Sister Mumbi Kigutha: Transforming Pain through Reconciliation

“Defining reconciliation for me is pretty simple, it’s restoring right relationships,” Sister Mumbi explains. But true restorative justice requires four pillars: peace, mercy, justice and truth.

Father David A. Jones: The Intersection of Oneness and Rugged Individualism

Season 2, Episode 1 of Messy Jesus Business, hosted by Sister Julia Walsh IN THIS EPISODE: In Season 2, Episode 1, we explore the following question: what does building a Church of Oneness really mean? The answer is messy. “I think a lot of people think heaven is the suburbs. And I’m very clear that’sContinue reading “Father David A. Jones: The Intersection of Oneness and Rugged Individualism”

Seeing Jesus in the poor and the bread

In the pilot episode, Sister Julia introduces the podcast and offers a contemplative moment related to Adoration. She also speaks with guest Sister Sarah Hennessy about vocation, the mystery of the Eucharist and the charism of their community–Franciscan Sisters of Perpetual Adoration.

The familiar, the new and discernment for daily living

I’ve been wondering: is anything ever totally new? Some say that every seven years we have new bodies — all new cells. The saying, though, is a myth: brain cells aren’t replaced; we keep them our entire lifetimes. No matter what’s new, and no matter what’s familiar, when our world shifts and moves, how do weContinue reading “The familiar, the new and discernment for daily living”

The myth of the self-made person and the true demand of discipleship

A week ago, I sat among a circle of women at the local county jail. The fluorescent lights shined brightly overhead as we discussed Bible verses and prayed together, as we marveled about the challenges of being good. We laughed, nodded and spoke vulnerably with one another about how tough it can be to beContinue reading “The myth of the self-made person and the true demand of discipleship”

Made to make God more present

I am in a dim hospital room, standing at the foot of the bed, a small video camera gripped in my hands. I am trying to hold the camera steady and silence my sobs while I watch one of the most incredible, beautiful scenes I have ever observed: the entrance of a new child intoContinue reading “Made to make God more present”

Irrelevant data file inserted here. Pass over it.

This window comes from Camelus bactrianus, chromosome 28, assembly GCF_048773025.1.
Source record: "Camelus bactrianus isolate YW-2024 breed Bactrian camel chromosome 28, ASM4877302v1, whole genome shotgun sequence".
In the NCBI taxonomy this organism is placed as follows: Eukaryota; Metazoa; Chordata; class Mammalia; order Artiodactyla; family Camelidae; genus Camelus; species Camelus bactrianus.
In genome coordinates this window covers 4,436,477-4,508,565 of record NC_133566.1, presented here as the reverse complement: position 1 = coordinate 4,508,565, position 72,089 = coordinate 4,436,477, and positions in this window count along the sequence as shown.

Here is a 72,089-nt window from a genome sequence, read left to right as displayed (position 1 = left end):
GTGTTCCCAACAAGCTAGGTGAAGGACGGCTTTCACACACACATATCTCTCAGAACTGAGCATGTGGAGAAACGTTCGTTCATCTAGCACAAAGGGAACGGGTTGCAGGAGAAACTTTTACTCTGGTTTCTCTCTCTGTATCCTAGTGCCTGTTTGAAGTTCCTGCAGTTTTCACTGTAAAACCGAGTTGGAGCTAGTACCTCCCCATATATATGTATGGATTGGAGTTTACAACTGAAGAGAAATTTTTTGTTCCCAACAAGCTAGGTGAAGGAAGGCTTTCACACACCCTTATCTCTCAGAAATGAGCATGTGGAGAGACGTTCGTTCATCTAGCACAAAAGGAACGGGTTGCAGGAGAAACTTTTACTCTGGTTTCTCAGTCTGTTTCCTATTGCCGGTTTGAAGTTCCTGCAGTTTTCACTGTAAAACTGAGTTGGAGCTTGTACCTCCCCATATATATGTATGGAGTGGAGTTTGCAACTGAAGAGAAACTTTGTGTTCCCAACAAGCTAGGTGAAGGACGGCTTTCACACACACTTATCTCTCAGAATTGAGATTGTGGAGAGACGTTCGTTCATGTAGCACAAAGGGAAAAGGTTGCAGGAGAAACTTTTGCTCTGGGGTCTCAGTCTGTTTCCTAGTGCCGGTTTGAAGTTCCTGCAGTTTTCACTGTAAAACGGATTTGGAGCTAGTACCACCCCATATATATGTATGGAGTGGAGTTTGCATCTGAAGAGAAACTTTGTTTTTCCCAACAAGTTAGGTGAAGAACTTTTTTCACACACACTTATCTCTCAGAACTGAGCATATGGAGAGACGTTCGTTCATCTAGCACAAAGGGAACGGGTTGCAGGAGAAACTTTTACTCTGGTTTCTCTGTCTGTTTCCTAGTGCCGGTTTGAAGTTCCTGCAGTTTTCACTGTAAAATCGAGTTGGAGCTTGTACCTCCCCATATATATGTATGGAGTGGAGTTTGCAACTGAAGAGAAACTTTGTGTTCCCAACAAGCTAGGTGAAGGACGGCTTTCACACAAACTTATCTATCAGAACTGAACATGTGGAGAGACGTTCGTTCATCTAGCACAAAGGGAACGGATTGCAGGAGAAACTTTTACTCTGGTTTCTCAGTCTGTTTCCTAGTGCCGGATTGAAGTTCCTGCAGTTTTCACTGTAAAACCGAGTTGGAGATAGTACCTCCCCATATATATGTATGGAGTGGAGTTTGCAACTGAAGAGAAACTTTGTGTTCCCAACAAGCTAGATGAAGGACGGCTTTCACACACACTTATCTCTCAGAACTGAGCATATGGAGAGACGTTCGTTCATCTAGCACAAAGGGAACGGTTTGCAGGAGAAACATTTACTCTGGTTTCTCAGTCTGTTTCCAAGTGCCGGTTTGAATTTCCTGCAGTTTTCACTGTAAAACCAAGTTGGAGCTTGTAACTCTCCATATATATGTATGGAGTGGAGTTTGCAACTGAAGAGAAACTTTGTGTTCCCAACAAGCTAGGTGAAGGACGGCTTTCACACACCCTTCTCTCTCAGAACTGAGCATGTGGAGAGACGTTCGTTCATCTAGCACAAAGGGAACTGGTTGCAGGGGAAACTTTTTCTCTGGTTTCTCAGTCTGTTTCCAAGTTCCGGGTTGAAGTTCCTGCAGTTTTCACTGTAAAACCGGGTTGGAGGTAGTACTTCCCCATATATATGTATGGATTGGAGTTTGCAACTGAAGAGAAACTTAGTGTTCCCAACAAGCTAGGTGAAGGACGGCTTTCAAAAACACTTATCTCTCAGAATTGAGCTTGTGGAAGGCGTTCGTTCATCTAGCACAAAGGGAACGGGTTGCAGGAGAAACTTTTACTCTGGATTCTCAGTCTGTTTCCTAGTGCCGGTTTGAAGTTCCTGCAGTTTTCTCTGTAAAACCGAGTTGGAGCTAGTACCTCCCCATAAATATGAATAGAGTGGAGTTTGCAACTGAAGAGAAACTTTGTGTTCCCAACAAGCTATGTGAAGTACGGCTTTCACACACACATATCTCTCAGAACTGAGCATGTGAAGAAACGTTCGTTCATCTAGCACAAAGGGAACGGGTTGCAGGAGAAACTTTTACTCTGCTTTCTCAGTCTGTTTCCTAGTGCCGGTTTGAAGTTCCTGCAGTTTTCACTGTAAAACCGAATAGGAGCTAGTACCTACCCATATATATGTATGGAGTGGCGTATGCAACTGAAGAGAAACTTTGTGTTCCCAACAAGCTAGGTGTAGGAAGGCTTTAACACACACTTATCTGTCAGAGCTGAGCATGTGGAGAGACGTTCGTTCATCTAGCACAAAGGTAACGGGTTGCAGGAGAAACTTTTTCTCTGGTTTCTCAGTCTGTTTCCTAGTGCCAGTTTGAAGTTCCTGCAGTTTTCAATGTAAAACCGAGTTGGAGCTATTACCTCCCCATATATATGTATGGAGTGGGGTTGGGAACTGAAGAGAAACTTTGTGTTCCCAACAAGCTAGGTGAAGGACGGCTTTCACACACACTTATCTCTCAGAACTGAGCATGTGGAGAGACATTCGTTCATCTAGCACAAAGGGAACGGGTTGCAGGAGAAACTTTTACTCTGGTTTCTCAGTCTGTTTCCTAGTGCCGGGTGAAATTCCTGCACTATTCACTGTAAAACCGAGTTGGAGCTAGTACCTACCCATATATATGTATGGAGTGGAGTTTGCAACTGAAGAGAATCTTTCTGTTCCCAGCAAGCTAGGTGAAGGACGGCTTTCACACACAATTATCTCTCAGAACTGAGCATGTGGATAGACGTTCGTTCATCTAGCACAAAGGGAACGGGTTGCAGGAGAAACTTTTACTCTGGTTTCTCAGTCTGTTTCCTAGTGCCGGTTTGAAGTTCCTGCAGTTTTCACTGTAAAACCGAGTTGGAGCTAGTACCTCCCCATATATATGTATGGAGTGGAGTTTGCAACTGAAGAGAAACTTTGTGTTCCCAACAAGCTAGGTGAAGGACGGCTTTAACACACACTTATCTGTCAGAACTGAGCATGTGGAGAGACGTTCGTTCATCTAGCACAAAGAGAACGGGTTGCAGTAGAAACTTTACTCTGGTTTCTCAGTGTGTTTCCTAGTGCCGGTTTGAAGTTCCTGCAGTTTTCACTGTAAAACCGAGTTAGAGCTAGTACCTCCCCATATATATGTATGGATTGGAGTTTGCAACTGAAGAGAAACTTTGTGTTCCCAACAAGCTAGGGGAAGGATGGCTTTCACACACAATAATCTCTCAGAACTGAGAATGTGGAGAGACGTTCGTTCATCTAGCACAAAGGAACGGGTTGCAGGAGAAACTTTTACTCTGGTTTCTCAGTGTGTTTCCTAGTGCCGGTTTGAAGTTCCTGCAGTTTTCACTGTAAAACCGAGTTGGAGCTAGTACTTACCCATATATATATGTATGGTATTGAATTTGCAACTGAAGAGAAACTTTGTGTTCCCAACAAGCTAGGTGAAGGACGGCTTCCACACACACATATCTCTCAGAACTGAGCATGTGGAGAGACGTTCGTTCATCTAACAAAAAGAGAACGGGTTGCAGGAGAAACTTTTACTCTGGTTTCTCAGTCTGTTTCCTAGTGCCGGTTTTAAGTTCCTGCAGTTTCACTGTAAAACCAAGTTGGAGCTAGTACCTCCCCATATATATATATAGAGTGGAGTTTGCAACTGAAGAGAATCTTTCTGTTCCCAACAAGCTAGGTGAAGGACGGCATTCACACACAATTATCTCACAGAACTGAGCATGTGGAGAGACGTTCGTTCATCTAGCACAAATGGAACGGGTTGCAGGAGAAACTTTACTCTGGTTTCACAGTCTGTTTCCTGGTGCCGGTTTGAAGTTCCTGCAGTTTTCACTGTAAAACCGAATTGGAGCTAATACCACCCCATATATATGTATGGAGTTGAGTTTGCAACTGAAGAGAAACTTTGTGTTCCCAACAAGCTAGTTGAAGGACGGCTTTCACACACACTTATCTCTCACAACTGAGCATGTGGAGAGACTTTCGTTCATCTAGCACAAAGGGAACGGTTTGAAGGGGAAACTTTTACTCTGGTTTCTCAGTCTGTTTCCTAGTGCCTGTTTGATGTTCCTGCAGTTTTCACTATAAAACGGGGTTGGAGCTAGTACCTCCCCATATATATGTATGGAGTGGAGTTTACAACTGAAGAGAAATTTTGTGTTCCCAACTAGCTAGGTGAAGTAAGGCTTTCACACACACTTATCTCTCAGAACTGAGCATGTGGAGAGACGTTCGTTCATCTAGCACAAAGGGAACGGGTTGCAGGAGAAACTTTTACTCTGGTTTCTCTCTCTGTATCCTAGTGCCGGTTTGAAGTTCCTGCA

Praying with my feet: called to El Camino

For over a thousand years, millions of pilgrims have walked across Spain to the Catedral de Santiago (Cathedral of St. James). During Holy Week, I will become one of those pilgrims. This Lent, much of my energy and prayer has been focused on preparing for this pilgrimage. During this, I have found that God hasContinue reading “Praying with my feet: called to El Camino”

Trains in heaven: Embracing the mystery

About a week before I professed my final vows, in the summer of 2015, I had a crisis of faith. During a private retreat in a quiet cabin, I was tucked into a recliner, blankets snuggled around me. I stared out a wide window toward a vast lake — not a lake I know well;Continue reading “Trains in heaven: Embracing the mystery”

Challenged to trust in Mystery

Yesterday I finished packing up my classroom. A somber weight pressed upon my shoulders as I cleaned out my desk, dusted shelves and put books and picture frames in boxes. In the silence I prayed in gratitude for the room that has held so much life and energy for me during the past four years.Continue reading “Challenged to trust in Mystery”

Pausing, breathing, reposting, replying as a member of the body of Christ

“Be kind for everyone you meet is fighting a hard battle.”  This quote, attributed to author and theologian Ian Maclaren, has been tossed around a lot. I think I first saw it memed on Facebook and most recently I heard it on Krista Tippet’s On Being. It is simple and straightforward and frankly, kind enough,Continue reading “Pausing, breathing, reposting, replying as a member of the body of Christ”